Bart Custers PhD MSc LLB is research manager at eLaw, the Institute for Law in the Information Society at Leiden University, the Netherlands. With a background in both law and physics, his research is focused on discrimination and privacy issues of new technologies, particularly data mining and profiling. On a regular basis he gives lectures on profiling and privacy issues of new technological developments. He presented his work at international conferences in the United States, China, Japan, the United Kingdom, Portugal, Lithuania and Malaysia. He has published his work, over 60 publications, in both scientific journals and newspapers.
- Custers, B.H.M. (2012) Technology in Policing: Experiences, Obstacles and Police Need, Computer Law and Security Report. [Forthcoming]
- Pedreschi, D., Calders, T., Custers, B., Domingo-Ferrer, J., Finocchiaro, G., Giannotti, F., Goodwin, M., Hildebrandt, M., Matwin, S., Saygin, Y., Schermer, B., Zarsky, T. (2011) Big Data Mining, Fairness and Privacy, Privacy Observatory Magazine, Issue 40. See http://www.privacyobservatory.org/
- Prinsen, M.M. and Custers, B.H.M. (2010) Introduction to Forensics. In: Transnational Criminology Manual, Volume 3, M. Herzog-Evans (ed.), Tilburg: Wolf Legal Publishers, p. 15-34.
- Custers B.H.M. (2010) Data Mining with Discrimination Sensitive and Privacy Sensitive Attributes. Proceedings of ISP 2010, International Conference on Information Security and Privacy, 12-14 July 2010, Orlando, Florida.
- Custers, B.H.M., and Kuiper, A. (2010) Data on the Move – Privacy of Road Pricing, Journal of Navigation, Vol. 63, p. 51-59.
- Vedder, A.H., and Custers, B.H.M. (2009) Whose responsibility is it anyway? Dealing with the consequences of new technologies. In P. Sollie & M. Düwell (Eds.), Evaluating new technologies: Methodological problems for the ethical assessment of technology developments (pp. 21-34). New York / Berlin: Springer. (The international library of ethics, law and technology, 3).
Bart Schermer is Assistant Professor at eLaw@Leiden, Centre for Law in the Information Society. He specializes in privacy aspects of new technologies including RFID and software agents. He has published research in this area in a number of peer-reviewed journals including Information and Communication Technology Law and Artificial Intelligence and Law. His most recent paper examines communities for legal knowledge dissemination. Prof. Schermer has considerable experience in leading and working within international research projects. He also provides consultancy services to government and commercial organisations.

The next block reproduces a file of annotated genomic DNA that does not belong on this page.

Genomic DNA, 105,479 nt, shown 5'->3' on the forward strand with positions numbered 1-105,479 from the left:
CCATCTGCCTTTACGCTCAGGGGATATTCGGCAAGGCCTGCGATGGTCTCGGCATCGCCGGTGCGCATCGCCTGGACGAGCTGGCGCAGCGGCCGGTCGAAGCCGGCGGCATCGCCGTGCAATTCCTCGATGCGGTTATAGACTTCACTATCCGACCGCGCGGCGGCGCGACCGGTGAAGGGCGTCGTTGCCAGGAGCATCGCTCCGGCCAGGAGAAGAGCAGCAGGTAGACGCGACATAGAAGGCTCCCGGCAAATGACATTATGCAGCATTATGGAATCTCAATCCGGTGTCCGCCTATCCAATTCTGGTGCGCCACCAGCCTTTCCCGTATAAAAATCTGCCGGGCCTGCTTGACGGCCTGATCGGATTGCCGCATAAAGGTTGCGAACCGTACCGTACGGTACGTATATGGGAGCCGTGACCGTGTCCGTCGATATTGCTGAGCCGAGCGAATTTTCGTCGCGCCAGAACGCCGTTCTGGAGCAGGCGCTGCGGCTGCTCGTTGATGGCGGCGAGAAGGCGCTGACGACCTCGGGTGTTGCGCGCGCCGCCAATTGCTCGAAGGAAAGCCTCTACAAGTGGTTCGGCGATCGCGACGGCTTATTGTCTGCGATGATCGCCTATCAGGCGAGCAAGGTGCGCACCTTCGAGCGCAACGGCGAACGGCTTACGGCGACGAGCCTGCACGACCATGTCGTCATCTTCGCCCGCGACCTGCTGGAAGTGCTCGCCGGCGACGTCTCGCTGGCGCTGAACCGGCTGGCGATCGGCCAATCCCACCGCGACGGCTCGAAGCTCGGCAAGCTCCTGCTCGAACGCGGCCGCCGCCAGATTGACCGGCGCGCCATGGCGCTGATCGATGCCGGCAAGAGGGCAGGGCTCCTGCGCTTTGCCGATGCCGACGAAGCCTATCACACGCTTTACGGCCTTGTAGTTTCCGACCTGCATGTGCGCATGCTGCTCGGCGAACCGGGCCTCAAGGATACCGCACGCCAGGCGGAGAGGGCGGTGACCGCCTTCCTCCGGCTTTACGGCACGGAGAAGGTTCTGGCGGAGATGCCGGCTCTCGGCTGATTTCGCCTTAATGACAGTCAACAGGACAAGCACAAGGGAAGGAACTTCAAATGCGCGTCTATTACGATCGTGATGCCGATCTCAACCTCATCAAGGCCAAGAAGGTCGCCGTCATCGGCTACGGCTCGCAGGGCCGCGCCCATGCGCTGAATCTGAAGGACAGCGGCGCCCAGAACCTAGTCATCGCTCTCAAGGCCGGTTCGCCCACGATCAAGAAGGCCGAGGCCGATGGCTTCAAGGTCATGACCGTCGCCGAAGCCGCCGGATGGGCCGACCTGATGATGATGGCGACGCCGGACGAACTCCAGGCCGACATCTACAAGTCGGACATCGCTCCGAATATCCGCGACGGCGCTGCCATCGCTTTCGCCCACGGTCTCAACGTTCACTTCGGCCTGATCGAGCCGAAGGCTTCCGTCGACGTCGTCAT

• SCHERMER, B.W., Privacy and Singularity: Little Ground for Optimism? In: Mommers, L., Franken, H., van den Herik, H.J., van der Klaauw, F.A.M, Zwenne, G.J. (Eds.), Het Binnenste Buiten, pp. 305-320. Leiden: E.M. Meijers Instituut voor Rechtswetenschappelijk onderzoek, 2010.
• SCHERMER, B.W., Software Agents, Surveillance, and the Right to Privacy: a Legislative Framework for Agent-enabled Surveillance. Universiteit Leiden, 243pp. 2007
Simone van der Hof
Simone’s particular academic interest is in the field of digital identities, digital child rights, (legal, social, technological) regulation of online child safety, empowerment of children, consumers and citizens through technology.
Currently, Simone is the project leader of a four year multidisciplinary project titled ‘Empowering and protecting children and adolescents against cyber- bullying’, commissioned by the Netherlands Organisation for Scientific Research (NWO) in collaboration with Amsterdam University and Delft University. Prior to this Simone was the project leader of a four year NWO commissioned research project on the impact of socio-legal developments on the construction and use of digital identities. Further work on digital identities was completed on behalf of the Dutch government and the Rathenau Institute (http://www.rathenau.nl/ en.html).
In 2004, Simone participated in a NWO project ‘Personalization of online public and private services’ this research touched upon issues such as the effect of profiling and stereotyping on fundamental values such as: privacy; autonomy; personal freedom; and non-discrimination. As a spinoff of the personalization project, Simone was project leader of ‘TAGGED’, a NWO-subsidized project in co-operation with the Waag Society, which consisted of workshops and public debate on the social, legal and ethical impact of tracking and tracing children/ adolescents and patients by means of novel technologies. Over the years, she has participated in numerous national and European research projects, including PRIME (Privacy and Identity Management for Europe), FIDIS (The Future of Identity in the Information Society), PRIMELIFE (Privacy and Identity Management in Europe for Life) and ENDORSE (Legal Technical Framework for Privacy Preserving Data Management).
For over 15 years Simone has been teaching legal issues in the field of ICT regulation (eg. digital identities and virtual worlds). In spring 2013, she will co-ordinate and teach the course ‘Regulating Online Child Safety’ in the Dutch Youth Law master at Leiden University.
Simone is part of the EU Kids Online III Dutch research team (http:// www2.lse.ac.uk/media@lse/research/EUKidsOnline). In addition, she is a member of the research network on 'Entertainization of society' at the Amsterdam School of Communications Research (ASCOR), Amsterdam University. She is also a member of Cyren(-youth), which is the Cybersafety Research and Education Network (http://www.cybersafety.nl and http:// www.cyren-jeugd.nl). Simone is also a member of the Advisory Board of ThatIzMe, which develops privacy-friendly, online identity-management solutions for the public and private sector.